When You’re Referred to a Rheumatologist


Nobody wants to need a rheumatologist, but if you have to go, go prepared.

  1. Get copies of all recent lab work from your doctor(s).  Your rheumatologist will want this information.
  2. If you have recent joint x-rays (CT, MRI, etc), get a copy of the radiologist’s report.  The rheumatologist will definitely want the report (and might want the x-ray films/digital file, too).
  3. Compile a complete medical history.  Take the time to contact your parents, grandparents, and siblings for information.  If there is a family history of significant diseases, you might consider contacting aunts, uncles, and cousins, too.
  4. Think about your symptoms.  The doctor will need this information, but you will forget to mention something pertinent if you haven’t taken the time to know what you’ll say.  Keep it short and to the point.  Things to think about (based on what I’ve been asked and other patients say they’ve been asked):  What hurts?  When did it start?  What were you doing?  Is it worse in the morning or evening?  Does activity make it better or worse?  What treatments have you tried?  Did they help?  Does anything make it better/worse?

When you phone the rheumatologist’s office to make your appointment:

  1. Ask them to mail the paperwork to you.  This will allow you ample time to fill out all the forms.  I’ve previously written about the paperwork.
  2. Ask them what you need to bring with you to the appointment.  Do they want your x-ray films (if applicable)?
  3. If there will be a significant amount of time until the doctor has any new-patient appointments, ask if they have a waiting list and can call you if there’s a cancellation.

Before your appointment:

  1. Carefully complete the doctor’s paperwork.  (If you have better penmanship than I do, you can do this by hand; if your handwriting looks anything like mine, you can scan the doctor’s forms into your computer and type the answers.  Receptionists love this (my doctors have never commented, but they’ve also never overlooked information due to a lack of legibility)).
  2. Find a babysitter.  Do not take children with you to this first appointment.
  3. Juggle your schedule for the day of the appointment.  An initial appointment will take a minimum of one hour – maybe as much as four hours, depending on the doctor.  Make sure you allow enough time in your schedule.
  4. Find out if your insurance plan requires pre-approval for MRI (the doctor might ask).
  5. For the initial appointment, no make-up or nail polish (don’t buff your nails, either).
  6. Consider skipping food.  Some blood work might need to be done fasting, so it’s easiest to just wait until after your appointment to grab a bite to eat.
  7. Dress in shirt/shoes that are easy to remove.  You will need to undress for your exam; make it easy on yourself.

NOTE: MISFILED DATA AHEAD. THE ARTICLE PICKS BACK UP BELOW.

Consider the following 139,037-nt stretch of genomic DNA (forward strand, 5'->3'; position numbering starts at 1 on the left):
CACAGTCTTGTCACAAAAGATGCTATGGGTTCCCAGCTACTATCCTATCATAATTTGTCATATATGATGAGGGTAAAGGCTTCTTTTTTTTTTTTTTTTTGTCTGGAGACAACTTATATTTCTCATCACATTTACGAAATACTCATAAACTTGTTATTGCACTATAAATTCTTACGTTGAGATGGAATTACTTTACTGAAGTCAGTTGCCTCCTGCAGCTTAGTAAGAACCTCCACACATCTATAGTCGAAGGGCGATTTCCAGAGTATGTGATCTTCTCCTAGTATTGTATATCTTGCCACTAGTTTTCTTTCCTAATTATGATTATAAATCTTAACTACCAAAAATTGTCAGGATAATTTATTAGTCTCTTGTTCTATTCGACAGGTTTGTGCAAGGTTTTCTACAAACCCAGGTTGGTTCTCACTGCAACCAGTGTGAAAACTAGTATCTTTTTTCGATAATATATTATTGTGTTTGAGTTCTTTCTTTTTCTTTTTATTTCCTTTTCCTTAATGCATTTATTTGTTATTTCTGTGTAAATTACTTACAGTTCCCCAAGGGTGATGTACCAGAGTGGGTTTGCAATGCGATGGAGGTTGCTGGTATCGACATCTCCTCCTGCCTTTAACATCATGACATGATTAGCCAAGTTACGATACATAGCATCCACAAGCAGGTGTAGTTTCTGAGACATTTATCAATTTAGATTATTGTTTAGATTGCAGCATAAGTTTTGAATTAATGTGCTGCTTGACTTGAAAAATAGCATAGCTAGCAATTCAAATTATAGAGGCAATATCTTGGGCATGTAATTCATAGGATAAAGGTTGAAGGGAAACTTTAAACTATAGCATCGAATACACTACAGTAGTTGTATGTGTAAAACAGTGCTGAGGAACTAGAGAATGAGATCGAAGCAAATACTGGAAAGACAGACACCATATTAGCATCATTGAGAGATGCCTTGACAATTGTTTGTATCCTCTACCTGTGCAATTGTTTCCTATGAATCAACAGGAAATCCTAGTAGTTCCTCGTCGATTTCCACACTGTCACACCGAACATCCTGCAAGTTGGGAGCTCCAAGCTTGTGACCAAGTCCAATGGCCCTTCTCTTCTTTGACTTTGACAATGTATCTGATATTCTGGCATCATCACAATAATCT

The initial appointment:

  1. You’ll need to arrive early so that all the new-patient registration junk can take place.  Have something to keep yourself occupied while the receptionist is processing your paperwork.
  2. Don’t forget your insurance card and picture identification.
  3. Give your lab work, x-rays (if any), reports, etc. to the receptionist.  Don’t make the doctor ask for it.
  4. Your doctor will go over all of your paperwork.
  5. You will have a physical exam.  Pray that the doctor does not bash in your knees with a reflex-hammer.
  6. If your doctor does a tender-points test, say NO, none of it hurts.*
  7. Your doctor will order blood work.  Ask to have a copy of the results sent to you.
  8. Your doctor will order x-rays or MRI.  Some doctors do this on-site.  It doesn’t matter where they’re done.  The point is that the doctor needs to see if there’s any visible damage to your joints.  This will serve as a baseline; the tests will be repeated every couple years or so (depending on the doctor).

Allow time to go to the pharmacy when you are done with the doctor, lab work, and x-rays.  It’s pretty common to have a prescription for an anti-inflamatory (either prednisone or an NSAID), and one or two DMARDs (methotrexate, plaquenil, etc.) (and maybe a pain medication just until things are under control).  The goal is to hit RA fast and hard (early, aggressive treatment).  Once the disease is under control, it might be possible to scale back on the meds, but for now do whatever it takes to stop RA in its tracks.

*Kidding.  Sort of.  If you’re in excruciating pain, then by all means be honest with your doctor.  Be aware, though, that the tender-points test is for fibromyalgia, a diagnosis which will forever label you as a psych case to a large portion of the medical profession.


4 thoughts on “When You’re Referred to a Rheumatologist

  1. What a helpful post. I’ve been seeing rheumatologists for ages, but I learned a lot.

    I had my first “tender points” test at my last rheumatologist’s visit, even though I’d been seeing her for 8 years. A nurse practitioner who was new decided to do one. I said “no” to everything.

  2. Great article!! Thank you so much for posting! I hope to be using this advice in the very near future!! Lots of great tips and information!

  3. Great post and great info. But you know? What a terrible shame it is that so many in the medical professions see fibromyalgia as a fake disease! I don’t have it, but so many people do — and surely they’re ALL not angling to get narcotic meds, disability insurance or attention. There really is nothing worse than to have awful pain, see a doctor, and be told there’s nothing wrong with you.

    Ranting, here. My husband has been diagnosed with fibro, and he’s had to run the gauntlet of dirisive medicos AND other people who also think the disease is a sham…

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